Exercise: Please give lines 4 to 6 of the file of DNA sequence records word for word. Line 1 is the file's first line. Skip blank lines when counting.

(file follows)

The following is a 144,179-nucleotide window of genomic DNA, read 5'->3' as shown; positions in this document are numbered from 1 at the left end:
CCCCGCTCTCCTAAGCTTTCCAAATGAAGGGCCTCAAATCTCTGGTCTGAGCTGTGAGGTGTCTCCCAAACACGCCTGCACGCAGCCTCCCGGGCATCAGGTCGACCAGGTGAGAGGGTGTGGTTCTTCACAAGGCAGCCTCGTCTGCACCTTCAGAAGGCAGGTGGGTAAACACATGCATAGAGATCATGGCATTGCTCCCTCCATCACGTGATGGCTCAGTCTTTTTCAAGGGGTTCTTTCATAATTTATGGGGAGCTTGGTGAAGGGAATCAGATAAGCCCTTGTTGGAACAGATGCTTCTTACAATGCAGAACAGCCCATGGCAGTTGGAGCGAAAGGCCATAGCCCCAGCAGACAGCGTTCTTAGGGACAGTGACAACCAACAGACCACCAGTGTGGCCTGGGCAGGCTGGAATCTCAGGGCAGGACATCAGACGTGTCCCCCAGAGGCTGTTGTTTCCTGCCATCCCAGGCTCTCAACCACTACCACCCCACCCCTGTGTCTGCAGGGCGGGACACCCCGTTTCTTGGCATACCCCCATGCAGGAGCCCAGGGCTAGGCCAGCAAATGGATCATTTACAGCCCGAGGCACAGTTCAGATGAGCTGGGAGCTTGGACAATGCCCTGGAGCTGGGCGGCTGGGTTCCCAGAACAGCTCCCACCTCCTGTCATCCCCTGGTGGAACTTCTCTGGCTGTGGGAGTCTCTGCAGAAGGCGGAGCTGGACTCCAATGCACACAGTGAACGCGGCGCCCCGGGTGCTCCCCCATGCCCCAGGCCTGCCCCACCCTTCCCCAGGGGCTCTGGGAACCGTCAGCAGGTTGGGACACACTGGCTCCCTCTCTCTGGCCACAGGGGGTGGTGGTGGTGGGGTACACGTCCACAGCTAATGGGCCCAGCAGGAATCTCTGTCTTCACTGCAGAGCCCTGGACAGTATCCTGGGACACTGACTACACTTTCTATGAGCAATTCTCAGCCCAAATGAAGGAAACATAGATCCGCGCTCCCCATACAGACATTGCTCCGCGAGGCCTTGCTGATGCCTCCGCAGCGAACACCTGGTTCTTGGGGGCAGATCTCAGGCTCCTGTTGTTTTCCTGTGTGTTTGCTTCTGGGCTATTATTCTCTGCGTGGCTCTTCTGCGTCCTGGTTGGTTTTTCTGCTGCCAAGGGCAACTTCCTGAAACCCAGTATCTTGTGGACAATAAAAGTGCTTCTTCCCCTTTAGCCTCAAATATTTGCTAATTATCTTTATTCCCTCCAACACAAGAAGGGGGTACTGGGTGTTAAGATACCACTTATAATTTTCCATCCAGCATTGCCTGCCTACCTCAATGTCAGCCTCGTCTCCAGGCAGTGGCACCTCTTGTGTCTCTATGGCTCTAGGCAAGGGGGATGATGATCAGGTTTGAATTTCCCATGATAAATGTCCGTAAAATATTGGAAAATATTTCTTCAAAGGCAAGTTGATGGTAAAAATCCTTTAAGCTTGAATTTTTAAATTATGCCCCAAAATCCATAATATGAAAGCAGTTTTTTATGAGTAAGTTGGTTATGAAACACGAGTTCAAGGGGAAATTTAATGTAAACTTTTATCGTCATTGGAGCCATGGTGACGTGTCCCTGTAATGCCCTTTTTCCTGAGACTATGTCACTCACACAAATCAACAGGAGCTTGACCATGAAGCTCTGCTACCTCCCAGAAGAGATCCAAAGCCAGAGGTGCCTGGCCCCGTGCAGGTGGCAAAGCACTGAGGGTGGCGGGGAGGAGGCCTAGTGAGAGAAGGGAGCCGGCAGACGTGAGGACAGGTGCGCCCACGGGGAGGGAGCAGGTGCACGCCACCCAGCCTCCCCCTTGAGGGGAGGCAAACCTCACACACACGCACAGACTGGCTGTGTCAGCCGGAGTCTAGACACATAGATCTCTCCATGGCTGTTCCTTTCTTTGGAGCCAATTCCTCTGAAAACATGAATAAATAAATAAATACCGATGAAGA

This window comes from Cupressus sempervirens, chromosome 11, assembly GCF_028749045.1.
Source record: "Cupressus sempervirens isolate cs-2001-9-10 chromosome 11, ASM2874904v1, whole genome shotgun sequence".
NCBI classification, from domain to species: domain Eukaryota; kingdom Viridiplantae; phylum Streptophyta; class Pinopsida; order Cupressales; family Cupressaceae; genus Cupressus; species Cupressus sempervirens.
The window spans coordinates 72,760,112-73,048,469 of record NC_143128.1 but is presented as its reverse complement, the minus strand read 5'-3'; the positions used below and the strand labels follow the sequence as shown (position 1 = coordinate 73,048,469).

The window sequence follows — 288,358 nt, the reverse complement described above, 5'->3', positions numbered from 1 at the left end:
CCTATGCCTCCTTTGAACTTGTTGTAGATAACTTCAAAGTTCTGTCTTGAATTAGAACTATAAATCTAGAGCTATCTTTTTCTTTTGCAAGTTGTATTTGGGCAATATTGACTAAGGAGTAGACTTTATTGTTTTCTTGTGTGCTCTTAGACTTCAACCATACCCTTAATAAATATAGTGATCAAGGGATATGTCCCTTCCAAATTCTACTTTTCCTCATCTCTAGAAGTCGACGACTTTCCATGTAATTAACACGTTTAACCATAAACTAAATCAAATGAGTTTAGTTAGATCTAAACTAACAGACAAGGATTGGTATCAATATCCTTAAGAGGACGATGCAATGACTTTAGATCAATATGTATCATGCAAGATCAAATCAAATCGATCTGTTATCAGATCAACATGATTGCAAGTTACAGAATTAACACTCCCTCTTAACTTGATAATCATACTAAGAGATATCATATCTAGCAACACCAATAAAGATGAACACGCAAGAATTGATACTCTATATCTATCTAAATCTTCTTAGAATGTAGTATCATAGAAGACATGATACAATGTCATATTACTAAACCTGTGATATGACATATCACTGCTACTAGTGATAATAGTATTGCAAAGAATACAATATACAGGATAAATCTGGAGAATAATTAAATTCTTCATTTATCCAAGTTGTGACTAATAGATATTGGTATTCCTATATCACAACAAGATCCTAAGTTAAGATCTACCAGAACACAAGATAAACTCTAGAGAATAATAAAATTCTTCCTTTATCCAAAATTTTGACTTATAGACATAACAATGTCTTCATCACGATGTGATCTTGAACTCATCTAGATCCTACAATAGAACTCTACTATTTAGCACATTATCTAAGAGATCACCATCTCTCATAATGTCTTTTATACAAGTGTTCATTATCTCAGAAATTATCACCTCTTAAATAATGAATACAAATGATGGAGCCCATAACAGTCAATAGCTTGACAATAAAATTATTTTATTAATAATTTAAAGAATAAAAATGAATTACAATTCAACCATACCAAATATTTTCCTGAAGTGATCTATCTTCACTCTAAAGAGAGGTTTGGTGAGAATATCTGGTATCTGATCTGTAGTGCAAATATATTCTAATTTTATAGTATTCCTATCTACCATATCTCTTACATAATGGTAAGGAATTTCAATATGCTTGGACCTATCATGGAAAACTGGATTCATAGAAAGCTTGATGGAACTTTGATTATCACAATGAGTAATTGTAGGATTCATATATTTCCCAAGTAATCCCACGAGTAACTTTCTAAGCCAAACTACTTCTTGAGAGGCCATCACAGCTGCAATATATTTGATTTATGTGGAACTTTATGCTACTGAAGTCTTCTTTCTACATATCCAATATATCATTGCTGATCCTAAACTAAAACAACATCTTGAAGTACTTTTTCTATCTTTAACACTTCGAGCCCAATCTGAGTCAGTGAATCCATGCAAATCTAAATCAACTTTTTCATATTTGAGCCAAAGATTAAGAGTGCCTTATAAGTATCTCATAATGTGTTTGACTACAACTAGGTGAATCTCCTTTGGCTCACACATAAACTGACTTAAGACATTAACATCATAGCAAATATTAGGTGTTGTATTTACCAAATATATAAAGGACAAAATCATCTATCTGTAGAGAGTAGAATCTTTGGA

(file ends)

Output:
Source record: "Cupressus sempervirens isolate cs-2001-9-10 chromosome 11, ASM2874904v1, whole genome shotgun sequence".
NCBI classification, from domain to species: domain Eukaryota; kingdom Viridiplantae; phylum Streptophyta; class Pinopsida; order Cupressales; family Cupressaceae; genus Cupressus; species Cupressus sempervirens.
The window spans coordinates 72,760,112-73,048,469 of record NC_143128.1 but is presented as its reverse complement, the minus strand read 5'-3'; the positions used below and the strand labels follow the sequence as shown (position 1 = coordinate 73,048,469).